If you developed sleep apnea during your military service, you could be eligible to receive disability benefits. But there are several challenges to winning veterans (VA) disability for sleep apnea, and many veterans receive denials after they apply. The legal team at Chisholm Chisholm & Kilpatrick LTD can help you file an appeal and prove your sleep apnea is a result of an in-service illness, injury, or event.

We have years of experience successfully advocating for VA disability appeals for our veteran clients — including those diagnosed with sleep apnea. We want to put that experience to work for you.

Call us today to learn more about how we can help you: 800-544-9144.

What Does It Mean for a Condition to be Service-Connected?

Only service-connected medical conditions are eligible for disability compensation. A service-connected condition is one that resulted from an in-service illness, injury, or event. This connection to service can be presumptive, direct, or secondary.

How Can I Prove My Sleep Apnea Resulted from an In-Service Illness, Injury, or Event?

Sleep apnea is not considered a presumptive condition for veterans exposed to Agent Orange or ionized radiation, or contaminated water at Camp Lejeune. However, veterans of the Persian Gulf War may be entitled to presumptive service connection for their sleep apnea. Under the VA’s regulation concerning Persian Gulf War veterans, 38 § C.F.R. 3.17, sleep apnea falls under “sleep disturbances” as an undiagnosed illness and medically unexplained chronic multisymptom illness.

Veterans can also prove service connection for sleep apnea by showing that their sleep apnea began in service using service medical records, or by providing a nexus opinion from a medical professional that links their current diagnosis of sleep apnea to signs or symptoms they experienced in service.

Additionally, veterans can service connect their sleep apnea on a secondary basis. Establishing a secondary service connection involves proving that your sleep apnea is a secondary or residual effect of another condition — one that does have a direct service connection — such as chronic rhinitis, asthma, a deviated septum, or diabetes mellitus type 2.

How Does the VA Evaluate Sleep Apnea?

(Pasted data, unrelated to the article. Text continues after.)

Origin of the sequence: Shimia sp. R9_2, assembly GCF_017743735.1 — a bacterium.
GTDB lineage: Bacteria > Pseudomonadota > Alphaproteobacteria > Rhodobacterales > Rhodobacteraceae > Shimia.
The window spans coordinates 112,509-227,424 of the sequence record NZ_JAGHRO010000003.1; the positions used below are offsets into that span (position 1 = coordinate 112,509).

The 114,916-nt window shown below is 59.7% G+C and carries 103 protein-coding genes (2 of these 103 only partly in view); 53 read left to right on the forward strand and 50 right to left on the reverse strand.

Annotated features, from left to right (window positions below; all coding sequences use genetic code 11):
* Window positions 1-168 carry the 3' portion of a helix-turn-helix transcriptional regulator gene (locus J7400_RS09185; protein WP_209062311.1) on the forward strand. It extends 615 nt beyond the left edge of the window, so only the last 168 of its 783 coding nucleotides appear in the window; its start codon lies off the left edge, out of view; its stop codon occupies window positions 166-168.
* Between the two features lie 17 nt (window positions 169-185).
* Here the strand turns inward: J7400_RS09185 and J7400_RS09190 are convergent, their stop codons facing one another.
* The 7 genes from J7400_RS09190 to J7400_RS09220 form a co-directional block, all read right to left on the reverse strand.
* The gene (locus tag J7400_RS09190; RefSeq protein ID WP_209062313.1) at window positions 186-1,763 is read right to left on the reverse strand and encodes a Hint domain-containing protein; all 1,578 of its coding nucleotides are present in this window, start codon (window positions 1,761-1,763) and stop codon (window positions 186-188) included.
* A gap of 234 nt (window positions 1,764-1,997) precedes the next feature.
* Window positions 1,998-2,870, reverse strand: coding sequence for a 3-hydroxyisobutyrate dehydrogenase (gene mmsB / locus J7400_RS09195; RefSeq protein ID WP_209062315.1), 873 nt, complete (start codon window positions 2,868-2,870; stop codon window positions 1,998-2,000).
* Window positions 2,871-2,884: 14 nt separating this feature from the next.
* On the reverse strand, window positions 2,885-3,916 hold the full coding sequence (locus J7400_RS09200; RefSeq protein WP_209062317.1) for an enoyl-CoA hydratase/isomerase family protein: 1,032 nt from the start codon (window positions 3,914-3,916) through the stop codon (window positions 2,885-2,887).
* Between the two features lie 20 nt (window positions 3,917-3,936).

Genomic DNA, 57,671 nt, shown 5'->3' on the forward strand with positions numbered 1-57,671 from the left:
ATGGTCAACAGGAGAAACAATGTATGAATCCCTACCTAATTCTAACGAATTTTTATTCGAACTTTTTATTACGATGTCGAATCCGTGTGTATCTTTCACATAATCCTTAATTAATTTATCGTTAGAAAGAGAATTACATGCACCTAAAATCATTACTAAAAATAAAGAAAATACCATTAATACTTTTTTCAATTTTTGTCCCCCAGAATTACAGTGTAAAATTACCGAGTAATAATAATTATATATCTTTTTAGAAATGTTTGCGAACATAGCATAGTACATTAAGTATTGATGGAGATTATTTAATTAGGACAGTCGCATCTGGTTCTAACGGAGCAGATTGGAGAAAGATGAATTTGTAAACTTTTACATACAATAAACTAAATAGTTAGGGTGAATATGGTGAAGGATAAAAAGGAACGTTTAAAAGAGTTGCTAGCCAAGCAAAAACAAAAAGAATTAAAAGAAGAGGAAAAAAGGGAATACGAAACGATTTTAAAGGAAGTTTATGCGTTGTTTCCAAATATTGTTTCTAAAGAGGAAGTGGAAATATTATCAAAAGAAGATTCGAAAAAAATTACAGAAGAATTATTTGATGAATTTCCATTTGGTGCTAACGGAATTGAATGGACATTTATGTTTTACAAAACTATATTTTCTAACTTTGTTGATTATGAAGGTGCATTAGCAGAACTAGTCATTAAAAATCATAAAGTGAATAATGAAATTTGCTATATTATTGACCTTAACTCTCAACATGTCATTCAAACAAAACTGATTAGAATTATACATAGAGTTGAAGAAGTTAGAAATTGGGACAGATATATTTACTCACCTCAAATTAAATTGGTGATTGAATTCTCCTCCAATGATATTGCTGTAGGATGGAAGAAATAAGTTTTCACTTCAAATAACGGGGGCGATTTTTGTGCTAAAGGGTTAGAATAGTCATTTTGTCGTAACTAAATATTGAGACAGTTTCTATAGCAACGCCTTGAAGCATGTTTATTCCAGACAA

The VA evaluates sleep apnea under 38 C.F.R. § 4.97-13, Code 6847 as Sleep Apnea Syndromes (obstructive, central, mixed). The lowest possible rating, 0 percent, does not qualify you for any monthly compensation, but it makes you eligible for other benefits, such as healthcare. The highest rating, 100 percent, signifies total disability and makes you eligible for the highest schedular amount of monthly compensation.

Per 38 C.F.R. § 4.97-13, Code 6847, the ratings for obstructive, central, or mixed sleep apnea are as follows:

  • 100 percent rating for “chronic respiratory failure with carbon dioxide retention or cor pulmonare, or; requires tracheostomy.”
  • 50 percent rating requires the “use of a breathing assistance device such as” a CPAP machine.
  • 30 percent rating requires “persistent day-time hypersomnolence.”
  • 0 percent rating for asymptomatic sleep apnea with “documented sleep disorder breathing.”

The monthly benefit for each rating is:

  • 30 percent disability rating: $417.15 per month
  • 50 percent disability rating: $855.41 per month
  • 100 percent disability rating: $2,973.86 per month

A rating of at least 30 percent or higher qualifies you for additional compensation if you have a spouse, dependent children, or dependent parents living in your home.

Call Our Team Now at 800-544-9144 for Your Free Consultation

Appealing a benefits denial is complex and can seem impossible if you are handling it alone. The veterans advocates at Chisholm Chisholm & Kilpatrick LTD can handle it for you. We have decades of experience successfully appealing thousands of cases and can help with yours too.

Call us to discuss your case for free today: 800-544-9144.

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